Farming is an ever-changing and challenging business. By this time of year, crop outcomes are mostly out of our hands. Being organic, operations at Otter Creek Farms are always intense, from planting time all the way up until the window for weed control passes.
In southwestern Wisconsin, organic production got off to a poor start with all the rain and cold. However, the last ten days in May were great, and the crops are looking good. Recent changes at Otter Creek Farms include fewer livestock, more crop acres and increased crop diversity. We’ve typically used our herd “above the ground” to feed the herd “below the ground” through manure application, but with fewer livestock we needed to increase cover crop use and crop diversity to keep our soil biology thriving.
Previously, everything we grew was harvested for our cattle, including corn stalks for bedding. We always put manure back on the land, but distribution was a challenge. Now, not only can the corn stalks stay out in the field as a carbon and nutrient source, but we’ve also been able to add more small grains into the rotation as we transition ground out of hay production.
We under-seeded many of our small grains with clover, alfalfa and grasses this spring. For fields without an under-seeded mix, we will plant a cover crop mix after harvest (much like how we manage our rye fields). After small-grain harvest, we generally clip the under-seeded mix, let it grow in the fall and apply nutrients as needed alongside manure. We also leave most of the straw in the field as an additional complex carbon source. The following spring, we work the mix into the ground after about a foot of growth. Results from this approach have not only improved our soils, but also allowed the farm to produce outstanding row crops.
Changes at Otter Creek
We planted over 100 acres of seed corn this year at Otter Creek Farms. Talk about a challenge! Female seed corn plants are typically weaker and slower growing. Male seed corn plants are equally challenging to manage and must also be planted at different times. At the last cultivation for this season, we seeded a clover cover crop mix into the seed corn fields. Our goal is to get good ground cover so when they de-tassel and open up the field, it doesn’t turn into a weed patch.
With seed corn, fertility management remains simple: we know what it takes to have enough nutrients available and delivered in time for plant uptake. Managing diverse rotations, cover crops and soil health requires a lot of common sense and the right tools for the job, especially in regard to tillage. I prefer shallow incorporation of residues and deep ripping as needed. I would love to be a zone-till or strip-till organic farm, but I haven’t figured out a plan to make that work to manage cover crops and weeds.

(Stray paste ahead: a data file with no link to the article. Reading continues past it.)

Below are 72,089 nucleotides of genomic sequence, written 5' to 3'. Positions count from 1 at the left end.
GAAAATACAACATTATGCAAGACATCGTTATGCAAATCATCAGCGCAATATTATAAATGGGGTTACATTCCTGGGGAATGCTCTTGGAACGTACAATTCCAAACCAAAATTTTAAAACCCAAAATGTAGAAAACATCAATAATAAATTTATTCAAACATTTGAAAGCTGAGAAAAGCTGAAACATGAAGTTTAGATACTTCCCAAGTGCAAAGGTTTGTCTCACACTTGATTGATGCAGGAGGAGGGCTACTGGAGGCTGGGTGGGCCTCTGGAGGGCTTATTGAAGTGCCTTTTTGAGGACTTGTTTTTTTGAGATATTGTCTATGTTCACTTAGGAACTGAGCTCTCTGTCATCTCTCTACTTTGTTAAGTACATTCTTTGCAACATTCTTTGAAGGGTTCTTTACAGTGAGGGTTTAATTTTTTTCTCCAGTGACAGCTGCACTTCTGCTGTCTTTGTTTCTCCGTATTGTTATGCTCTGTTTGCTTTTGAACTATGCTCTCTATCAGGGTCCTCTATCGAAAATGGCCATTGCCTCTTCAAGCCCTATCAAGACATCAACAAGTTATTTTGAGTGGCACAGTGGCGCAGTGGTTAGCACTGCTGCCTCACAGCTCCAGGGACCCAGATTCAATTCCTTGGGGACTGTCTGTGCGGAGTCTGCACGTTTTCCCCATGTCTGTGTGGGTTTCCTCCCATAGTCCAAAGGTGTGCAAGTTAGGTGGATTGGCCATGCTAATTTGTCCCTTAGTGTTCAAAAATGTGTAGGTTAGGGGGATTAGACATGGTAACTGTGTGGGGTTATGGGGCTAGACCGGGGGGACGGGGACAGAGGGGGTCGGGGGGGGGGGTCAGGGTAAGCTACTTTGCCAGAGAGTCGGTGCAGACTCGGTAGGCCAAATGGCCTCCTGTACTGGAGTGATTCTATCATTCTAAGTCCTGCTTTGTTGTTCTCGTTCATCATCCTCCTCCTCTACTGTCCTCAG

Updates from the Office
As we announced last summer, we did not host a field day at Otter Creek Farms this year. We have certainly enjoyed showing our farming system to thousands of customers, friends and curious minds over the past 25 years. We look forward to exploring new ways to share information on soil health, cover crops and balanced crop nutrition to an ever-expanding group of interested growers across the Midwest.
Midwestern BioAg’s newly released TerraNu fertilizer line is one of the most exciting innovations I have seen in my many years in the fertilizer business. This is truly a game changer in agriculture. TerraNu fertilizers provide excellent coverage of nutrients in the field but also help close the nutrient gap in farming by giving large-scale row crop farmers easy access to manure. This brings the benefits of Midwestern BioAg’s carbon-based fertilizers through TerraNu’s manure matrix, a carbon-rich food source for soil life. This feature feeds soil life while providing optimum coverage of nutrients and enhancing plant uptake.
Early-season results following spring application of TerraNu are positive. Findings include larger leaf-area indices and improved nutrient uptake.
Our next step is to create an organic-allowed version of TerraNu for our organic customer base. Our research team is actively working on this project, and I look forward to bringing another great product into the organic marketplace.
Wishing you a successful summer and bountiful harvest,
Gary Zimmer, Founder, Midwestern BioAg